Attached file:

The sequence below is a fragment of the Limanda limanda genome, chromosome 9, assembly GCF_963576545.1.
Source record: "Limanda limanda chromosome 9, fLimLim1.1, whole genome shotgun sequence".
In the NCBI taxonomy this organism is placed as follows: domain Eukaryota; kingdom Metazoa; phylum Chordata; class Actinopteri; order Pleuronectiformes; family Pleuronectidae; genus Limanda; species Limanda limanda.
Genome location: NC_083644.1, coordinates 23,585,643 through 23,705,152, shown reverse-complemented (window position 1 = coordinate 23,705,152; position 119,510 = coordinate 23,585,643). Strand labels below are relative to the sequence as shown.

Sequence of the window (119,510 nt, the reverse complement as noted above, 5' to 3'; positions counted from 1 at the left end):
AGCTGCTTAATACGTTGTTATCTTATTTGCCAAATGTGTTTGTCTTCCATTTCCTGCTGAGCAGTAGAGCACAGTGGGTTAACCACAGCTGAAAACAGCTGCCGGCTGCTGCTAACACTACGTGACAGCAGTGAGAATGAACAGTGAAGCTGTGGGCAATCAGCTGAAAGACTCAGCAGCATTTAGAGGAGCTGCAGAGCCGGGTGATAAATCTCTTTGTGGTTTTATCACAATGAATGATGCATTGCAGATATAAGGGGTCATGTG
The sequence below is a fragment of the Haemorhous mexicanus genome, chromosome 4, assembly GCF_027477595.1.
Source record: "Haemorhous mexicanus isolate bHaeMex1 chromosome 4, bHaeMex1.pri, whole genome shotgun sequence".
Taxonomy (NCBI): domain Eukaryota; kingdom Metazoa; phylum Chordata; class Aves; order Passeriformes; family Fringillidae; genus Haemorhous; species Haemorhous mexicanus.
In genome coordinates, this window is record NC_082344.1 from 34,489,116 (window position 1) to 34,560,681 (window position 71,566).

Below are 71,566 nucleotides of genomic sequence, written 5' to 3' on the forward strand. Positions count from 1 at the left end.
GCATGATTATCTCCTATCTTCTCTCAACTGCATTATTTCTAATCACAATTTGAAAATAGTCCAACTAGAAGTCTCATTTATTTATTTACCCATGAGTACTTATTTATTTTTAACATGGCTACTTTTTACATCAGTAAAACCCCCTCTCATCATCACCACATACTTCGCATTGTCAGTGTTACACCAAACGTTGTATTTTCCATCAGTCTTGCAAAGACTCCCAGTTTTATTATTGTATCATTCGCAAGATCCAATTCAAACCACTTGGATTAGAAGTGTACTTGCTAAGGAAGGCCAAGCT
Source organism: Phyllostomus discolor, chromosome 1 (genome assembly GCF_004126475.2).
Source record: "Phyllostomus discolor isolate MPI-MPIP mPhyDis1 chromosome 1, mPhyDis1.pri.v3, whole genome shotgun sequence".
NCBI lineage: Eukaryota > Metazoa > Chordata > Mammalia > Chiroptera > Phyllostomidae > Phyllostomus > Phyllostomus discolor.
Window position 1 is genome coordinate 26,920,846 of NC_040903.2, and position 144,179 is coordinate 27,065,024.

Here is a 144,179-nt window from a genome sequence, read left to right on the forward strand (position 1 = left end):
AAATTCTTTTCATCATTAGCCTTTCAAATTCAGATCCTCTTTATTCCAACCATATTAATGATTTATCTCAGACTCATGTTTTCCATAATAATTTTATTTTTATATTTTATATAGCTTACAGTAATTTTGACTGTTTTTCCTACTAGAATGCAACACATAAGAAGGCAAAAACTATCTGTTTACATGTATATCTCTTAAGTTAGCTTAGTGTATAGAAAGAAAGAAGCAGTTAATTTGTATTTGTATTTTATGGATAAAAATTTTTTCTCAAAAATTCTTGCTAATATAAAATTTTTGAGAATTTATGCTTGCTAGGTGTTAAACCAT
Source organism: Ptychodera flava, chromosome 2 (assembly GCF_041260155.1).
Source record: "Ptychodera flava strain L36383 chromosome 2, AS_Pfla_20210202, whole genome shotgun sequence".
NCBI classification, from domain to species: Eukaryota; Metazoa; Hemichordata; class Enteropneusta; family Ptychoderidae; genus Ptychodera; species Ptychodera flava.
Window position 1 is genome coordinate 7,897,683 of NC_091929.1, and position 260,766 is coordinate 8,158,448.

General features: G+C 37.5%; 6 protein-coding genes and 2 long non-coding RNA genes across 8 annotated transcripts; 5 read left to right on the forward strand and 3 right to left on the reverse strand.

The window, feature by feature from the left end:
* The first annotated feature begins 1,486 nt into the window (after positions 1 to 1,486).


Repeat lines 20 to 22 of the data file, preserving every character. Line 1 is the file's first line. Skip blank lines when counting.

Source record: "Ptychodera flava strain L36383 chromosome 2, AS_Pfla_20210202, whole genome shotgun sequence".
NCBI classification, from domain to species: Eukaryota; Metazoa; Hemichordata; class Enteropneusta; family Ptychoderidae; genus Ptychodera; species Ptychodera flava.
Window position 1 is genome coordinate 7,897,683 of NC_091929.1, and position 260,766 is coordinate 8,158,448.